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TaxonomyBrowseInfoImagesLinksBooksData
Photo#44936
All grown up! - Lycus sanguineus

All grown up! - Lycus sanguineus
Organ Mts. foothills, Dona Ana County, New Mexico, USA
December 26, 2005
Size: about 17 mm
We should be able to get a species ID on this now. Anyone want to give it a shot?

I see that, besides two stumps-for-legs on the left side, this beetle has a congenital perforation of its right elytra.

Images of this individual: tag all
Lycid larvae? - Lycus sanguineus Lycid larvae? - Lycus sanguineus Lycid larvae? - Lycus sanguineus Lycid larvae? - Lycus sanguineus Lycid pupa - Lycus sanguineus Lycid pupa - Lycus sanguineus Lycid pupa, getting colorful! - Lycus sanguineus Lycid pupa, getting colorful! - Lycus sanguineus Lycid pupa, getting colorful! - Lycus sanguineus Lycid emerges - Lycus sanguineus Lycid emerges - Lycus sanguineus Lycid emerges - Lycus sanguineus All grown up! - Lycus sanguineus Head & pronutum (and mites!) - Lycus sanguineus Head & pronutum (and mites!) - Lycus sanguineus

Moved
Moved from Lycus.

Species ID
I think this is Lycus sanguineus. They are pretty common on streams in Arizona. I found a female this weekend with a really swollen abdomen. It probably was full of eggs.

 
I even googled your name,
but with over 53,000 links for Alexander Kaiser I was disinclined to do an exhaustive search :-)

 
Thanks, but I need more info.
When someone offers an ID, it is useful if they are able to comment authoritatively, such as a credentialed coleopterist or collector who knows what traits distinguish the species in question from other possibilities.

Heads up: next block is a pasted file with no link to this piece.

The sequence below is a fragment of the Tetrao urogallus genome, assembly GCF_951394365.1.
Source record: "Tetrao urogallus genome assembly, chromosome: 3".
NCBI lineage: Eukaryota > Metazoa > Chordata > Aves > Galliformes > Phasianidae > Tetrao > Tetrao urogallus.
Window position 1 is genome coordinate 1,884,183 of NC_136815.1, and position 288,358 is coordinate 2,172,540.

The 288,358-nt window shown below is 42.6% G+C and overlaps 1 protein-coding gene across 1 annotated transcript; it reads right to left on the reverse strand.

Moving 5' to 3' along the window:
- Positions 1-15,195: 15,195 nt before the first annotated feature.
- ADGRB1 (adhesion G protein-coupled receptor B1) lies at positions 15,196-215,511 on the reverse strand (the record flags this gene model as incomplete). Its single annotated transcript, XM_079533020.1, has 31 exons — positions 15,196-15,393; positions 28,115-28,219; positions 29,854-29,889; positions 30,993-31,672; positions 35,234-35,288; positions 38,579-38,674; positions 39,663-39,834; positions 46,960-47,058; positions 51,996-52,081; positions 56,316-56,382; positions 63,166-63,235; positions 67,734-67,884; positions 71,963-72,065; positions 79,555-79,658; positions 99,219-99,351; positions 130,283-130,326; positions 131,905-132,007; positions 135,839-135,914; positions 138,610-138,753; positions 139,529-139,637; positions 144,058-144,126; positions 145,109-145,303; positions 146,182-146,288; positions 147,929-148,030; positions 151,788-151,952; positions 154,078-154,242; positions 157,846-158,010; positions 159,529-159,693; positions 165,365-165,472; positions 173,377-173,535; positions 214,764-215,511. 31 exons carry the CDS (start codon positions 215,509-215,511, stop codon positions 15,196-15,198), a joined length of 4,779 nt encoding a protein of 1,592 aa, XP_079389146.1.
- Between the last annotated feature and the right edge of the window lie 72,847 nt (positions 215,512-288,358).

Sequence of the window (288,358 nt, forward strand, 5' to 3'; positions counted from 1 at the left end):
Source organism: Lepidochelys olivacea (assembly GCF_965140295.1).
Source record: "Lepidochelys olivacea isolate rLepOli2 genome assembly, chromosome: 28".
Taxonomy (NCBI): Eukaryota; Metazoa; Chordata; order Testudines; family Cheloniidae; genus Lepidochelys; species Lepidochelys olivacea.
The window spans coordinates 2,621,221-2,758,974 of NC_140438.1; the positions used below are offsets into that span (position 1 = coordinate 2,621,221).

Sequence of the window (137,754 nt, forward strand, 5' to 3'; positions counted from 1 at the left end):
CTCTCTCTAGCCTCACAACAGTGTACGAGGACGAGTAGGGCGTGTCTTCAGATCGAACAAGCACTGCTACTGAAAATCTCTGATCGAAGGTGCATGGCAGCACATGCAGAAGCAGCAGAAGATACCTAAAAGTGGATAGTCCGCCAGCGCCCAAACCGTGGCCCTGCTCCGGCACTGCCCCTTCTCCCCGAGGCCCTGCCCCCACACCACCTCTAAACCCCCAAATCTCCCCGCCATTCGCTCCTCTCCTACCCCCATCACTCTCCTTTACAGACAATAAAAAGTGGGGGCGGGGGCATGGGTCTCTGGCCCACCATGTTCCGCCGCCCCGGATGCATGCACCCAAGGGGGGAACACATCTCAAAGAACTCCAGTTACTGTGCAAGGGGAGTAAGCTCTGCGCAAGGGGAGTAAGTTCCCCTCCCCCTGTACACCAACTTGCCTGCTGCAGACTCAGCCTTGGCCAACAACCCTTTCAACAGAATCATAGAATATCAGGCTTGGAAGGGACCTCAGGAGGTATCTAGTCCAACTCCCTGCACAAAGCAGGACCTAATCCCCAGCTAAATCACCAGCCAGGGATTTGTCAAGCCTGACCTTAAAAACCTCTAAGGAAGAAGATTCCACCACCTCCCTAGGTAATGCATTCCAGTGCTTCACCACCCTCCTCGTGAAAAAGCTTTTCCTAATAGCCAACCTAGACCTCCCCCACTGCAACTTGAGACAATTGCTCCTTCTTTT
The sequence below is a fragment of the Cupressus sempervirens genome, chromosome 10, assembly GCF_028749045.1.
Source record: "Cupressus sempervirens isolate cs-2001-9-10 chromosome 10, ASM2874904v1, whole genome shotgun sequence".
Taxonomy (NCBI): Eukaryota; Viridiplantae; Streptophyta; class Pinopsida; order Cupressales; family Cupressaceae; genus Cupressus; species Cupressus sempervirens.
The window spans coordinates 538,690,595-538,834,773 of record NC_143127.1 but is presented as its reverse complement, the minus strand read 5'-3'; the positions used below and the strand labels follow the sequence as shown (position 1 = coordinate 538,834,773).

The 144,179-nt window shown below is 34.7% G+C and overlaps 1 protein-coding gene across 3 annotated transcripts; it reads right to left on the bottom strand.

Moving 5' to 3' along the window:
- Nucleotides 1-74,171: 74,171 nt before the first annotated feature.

Barring this, it is still useful if the offered ID can be used to find Internet images that agree with the image in question. In this case, I found no other images of that species on the Web.

All too often, someone of knowledge and stature sufficient to give authoritative IDs logs onto bugguide but fails to give any personal information that would make their suggestion count for much. Then, to question or ignore their suggestion risks offending them. (For all I know, you could be the world's foremost lycid expert.)

This places the image contributor in an awkward position, since they want to expess gratitude for the ID but want to be accurate as well.

Sorry to burden you with all this explanation. Hopefully you or someone will be able to set my mind at ease on this ID. But till then, I'll leave it at genus level.

 
image here
sp. is listed from NM and image (not great for ID purposes) can be found here.

 
Thank you, Phillip.
I see agreement on enough points to say Alexander Kaiser's ID is most likely correct. (Of course *he* knew that, but I had to see something further before accepting the the suggestion.)

L. sanguineus is listed in the BISON species list for New Mexico, including the Organ Mountains.

 
Alexander Kaiser
I assume Alexander Kaiser is an insect physiologist at Midwestern University or ASU

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